A number of council members then chimed in laughing by saying “natural fertilizer.”

Follow Eric Devlin on Twitter @Eric_Devlin.

Source article:  

Ambler officials consider turning to goats to combat poison ivy problem in Borough Park

Healthcheck: Dealing with poison ivy

Action News


Umar Mycka isn’t your average gardener.

“I’m a poison ivy horticulturalist,” he says, “a gardener who specializes in poison ivy removal.”

What Mycka does makes other cringe: wading into backyards and parks filled with the poisonous plant, and digging it out.

He says that while most people can identify its “leaves of three,” they don’t understand how it grows, so they get rashes over and over again.

For one thing, it takes root fast, and spreads quickly. A 2-year-old plant can have a 20-foot vine.

In one yard, a handful of sprigs above ground were hiding a 30-foot vine just below the soil.

“It was under the shrubs,” said Mycka, “under the English ivy. It was under pachysandra. Weed killer only killed the top leaves, not the vine below.”

About 85 percent of us have a reaction to the oil that’s on poison ivy’s leaves and vines.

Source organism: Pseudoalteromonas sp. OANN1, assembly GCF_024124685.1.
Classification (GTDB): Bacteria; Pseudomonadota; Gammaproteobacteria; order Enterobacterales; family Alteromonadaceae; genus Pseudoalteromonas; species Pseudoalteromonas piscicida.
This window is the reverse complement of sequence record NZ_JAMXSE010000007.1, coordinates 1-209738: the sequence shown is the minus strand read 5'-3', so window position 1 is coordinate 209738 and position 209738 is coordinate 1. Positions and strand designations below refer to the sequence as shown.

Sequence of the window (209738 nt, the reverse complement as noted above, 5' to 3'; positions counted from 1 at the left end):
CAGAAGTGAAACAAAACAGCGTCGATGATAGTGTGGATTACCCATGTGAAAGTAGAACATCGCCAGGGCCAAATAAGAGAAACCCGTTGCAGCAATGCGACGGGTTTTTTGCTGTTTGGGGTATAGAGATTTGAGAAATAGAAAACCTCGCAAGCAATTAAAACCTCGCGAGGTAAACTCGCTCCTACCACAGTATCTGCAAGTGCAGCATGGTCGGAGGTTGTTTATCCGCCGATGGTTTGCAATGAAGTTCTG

“It does penetrate your skin,” says Mycka. “It goes into the lower layers of the skin, and it combines with a protein in the skin. You want to get that off before it happens.”

Mycka says you’ve got about 10 minutes to wash it off with lots of soap and water, or wipe it off with rubbing alcohol.

If you do get a rash, contrary to common belief, it won’t spread if you scratch those itchy blisters.

But it will be with you for awhile. It takes 8 days to peak before it diminishes.

Experts remind us that there is normally a boom in poison ivy cases over Memorial Day weekend so beware!

RELATED LINKS:

Umar Mycka’s website: idontwantpoisonivy.com

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Healthcheck: Dealing with poison ivy